In Africa we have the example of Nigeria’s NNPC in 51% joint venture with European oil majors, the same as in Angola where SONANGOL has joint ventures with oil majors and mining companies. In the same breath, Botswana has a joint venture with De Beers. In Europe, Norway owns Statoil, an oil company with Russia having State oil companies. This goes for China with massive state oil and mineral companies that are hunting for opportunities throughout the African continent. India has the same State oil companies and mining companies that are bidding in Nigeria and other parts of Africa.  The developments in Latin America were expected to come as US influence has waned. The approach in Latin America was crude as a result of American arrogantacracy (a term coined by Chenjarai Hove) with respect to Latin America for years.

Britain owned mines before the Thatcher era. Germany and former Eastern European countries still own coal and iron ore companies. What this shows is that South Africa remains an anomaly as a developing country without a state mining company.

The opponents of a state mining company are agents serving foreign interests where Britain will continue to act as an intermediary to sell South African minerals to the East and other European countries and continue to undermine the mineral beneficiation process of the country that would create value and jobs. COSATU and NUM have to be commended for raising the issue. 70% of the SA platinum that goes to Johnson and Mathee in London goes to the East and so are the diamonds. The steel we send to Germany is treated to withstand heat and exported to the East and back to South Africa at higher cost.

A red herring that has been normally thrown and is rearing its ugly head is that state owned enterprises are poorly run and corrupt. One will not argue the correctness or otherwise of this statement. What one would point out is that with the exception of the US, all European countries including South Africa had to build infrastructure that would support industrial development as the private sector did not have the resources to do so at the time and for these state owned companies, the initial objective was not profit but development. With the development of technology and achievement of industrial development, the Europeans could afford to privatise some of the state owned enterprise while retaining some for national security and strategic purposes. These same countries that hold major stakes in the IMF and the World Bank have the nerve to tell developing countries to privatise national assets. African state owned enterprises will continue to require support from the fiscus as long as the level of development requires. These include airlines, railways and utilities.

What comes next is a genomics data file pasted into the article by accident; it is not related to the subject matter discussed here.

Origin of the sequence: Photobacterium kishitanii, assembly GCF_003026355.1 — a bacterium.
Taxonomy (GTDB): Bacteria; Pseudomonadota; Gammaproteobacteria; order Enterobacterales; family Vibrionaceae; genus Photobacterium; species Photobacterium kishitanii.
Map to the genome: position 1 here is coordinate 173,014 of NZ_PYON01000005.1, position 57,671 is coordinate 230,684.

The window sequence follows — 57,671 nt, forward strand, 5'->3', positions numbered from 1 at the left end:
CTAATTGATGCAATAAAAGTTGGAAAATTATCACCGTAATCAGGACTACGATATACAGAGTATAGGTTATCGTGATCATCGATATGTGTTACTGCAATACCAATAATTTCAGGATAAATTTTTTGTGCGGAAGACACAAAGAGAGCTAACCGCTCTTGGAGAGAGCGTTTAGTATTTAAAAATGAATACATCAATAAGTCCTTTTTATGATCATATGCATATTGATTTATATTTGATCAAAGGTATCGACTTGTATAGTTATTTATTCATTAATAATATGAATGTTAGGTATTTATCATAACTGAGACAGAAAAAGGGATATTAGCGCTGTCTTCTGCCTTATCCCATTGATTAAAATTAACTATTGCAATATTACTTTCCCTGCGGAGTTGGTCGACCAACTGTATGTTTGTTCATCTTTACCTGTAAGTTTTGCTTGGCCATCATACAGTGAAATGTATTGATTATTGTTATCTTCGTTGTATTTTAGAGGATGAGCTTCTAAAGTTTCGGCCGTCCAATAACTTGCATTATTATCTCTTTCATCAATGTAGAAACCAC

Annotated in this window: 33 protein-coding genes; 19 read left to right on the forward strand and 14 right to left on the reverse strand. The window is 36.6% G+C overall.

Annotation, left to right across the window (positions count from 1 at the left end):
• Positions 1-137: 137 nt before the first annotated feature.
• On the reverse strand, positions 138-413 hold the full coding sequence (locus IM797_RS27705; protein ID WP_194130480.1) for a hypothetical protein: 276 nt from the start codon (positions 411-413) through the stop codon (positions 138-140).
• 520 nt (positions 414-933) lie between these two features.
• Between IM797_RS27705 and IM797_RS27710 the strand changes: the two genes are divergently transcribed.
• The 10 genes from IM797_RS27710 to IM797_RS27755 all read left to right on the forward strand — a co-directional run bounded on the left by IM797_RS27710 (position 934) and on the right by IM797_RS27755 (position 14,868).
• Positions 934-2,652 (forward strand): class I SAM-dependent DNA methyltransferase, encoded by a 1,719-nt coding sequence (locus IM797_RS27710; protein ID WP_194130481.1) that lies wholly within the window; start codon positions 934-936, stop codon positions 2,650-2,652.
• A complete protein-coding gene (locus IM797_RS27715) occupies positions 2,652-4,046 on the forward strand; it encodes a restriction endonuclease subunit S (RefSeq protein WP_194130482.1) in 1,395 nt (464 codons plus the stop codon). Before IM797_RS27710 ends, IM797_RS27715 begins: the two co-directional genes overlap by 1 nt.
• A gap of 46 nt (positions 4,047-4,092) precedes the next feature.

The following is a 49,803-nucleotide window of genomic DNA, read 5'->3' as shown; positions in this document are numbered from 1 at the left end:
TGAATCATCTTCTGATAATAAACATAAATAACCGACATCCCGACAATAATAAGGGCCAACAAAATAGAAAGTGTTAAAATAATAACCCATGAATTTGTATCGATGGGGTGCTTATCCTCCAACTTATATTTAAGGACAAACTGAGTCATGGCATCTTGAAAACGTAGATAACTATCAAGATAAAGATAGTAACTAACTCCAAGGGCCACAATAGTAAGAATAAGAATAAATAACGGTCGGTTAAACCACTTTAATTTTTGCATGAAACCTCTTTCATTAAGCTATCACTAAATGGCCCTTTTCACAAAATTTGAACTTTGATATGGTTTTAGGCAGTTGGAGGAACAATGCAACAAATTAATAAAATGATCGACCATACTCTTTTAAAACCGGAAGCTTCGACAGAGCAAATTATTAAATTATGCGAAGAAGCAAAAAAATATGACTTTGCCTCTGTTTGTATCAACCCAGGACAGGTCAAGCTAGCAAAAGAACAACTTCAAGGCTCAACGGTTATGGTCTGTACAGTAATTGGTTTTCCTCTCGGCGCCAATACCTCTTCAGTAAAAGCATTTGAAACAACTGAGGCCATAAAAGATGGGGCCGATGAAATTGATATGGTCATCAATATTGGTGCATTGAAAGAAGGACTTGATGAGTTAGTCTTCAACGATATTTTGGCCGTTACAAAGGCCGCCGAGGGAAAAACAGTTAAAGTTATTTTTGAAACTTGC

The Europeans only privatised once they achieved development and at the back of a welfare state. As long as the issue of access to basic services remains; the state needs to be involved and as long as profitability of airlines is not feasible state support will remain a necessity. This does not mean that incompetence and corruption should be tolerated. If a private company is poorly run you fire management not shareholders and why should it be different to State Owned Enterprises?

Given the limitations of the Kempton Park Settlement, a state mining company is the best option for now rather than the debate on BEE which is mired in corruption and cronyism. The colonial relationships relating to the exploration and extraction of our mineral resources should not be allowed to continue under whatever guise.

The structure and financial model of such an entity must be informed by the national strategic objectives, the needs of communities where mining takes place and sustainability of the mining towns after the minerals are exhausted. The experience of mining towns that have been left as ghost towns once the mining activities cease has to be taken into account to avoid the repetition of Welkom and Kimberly syndrome. This goes for the resolution of the land question that requires a credible solution that is not premised on willing buyer and willing seller.

By Cunningham Ngcukana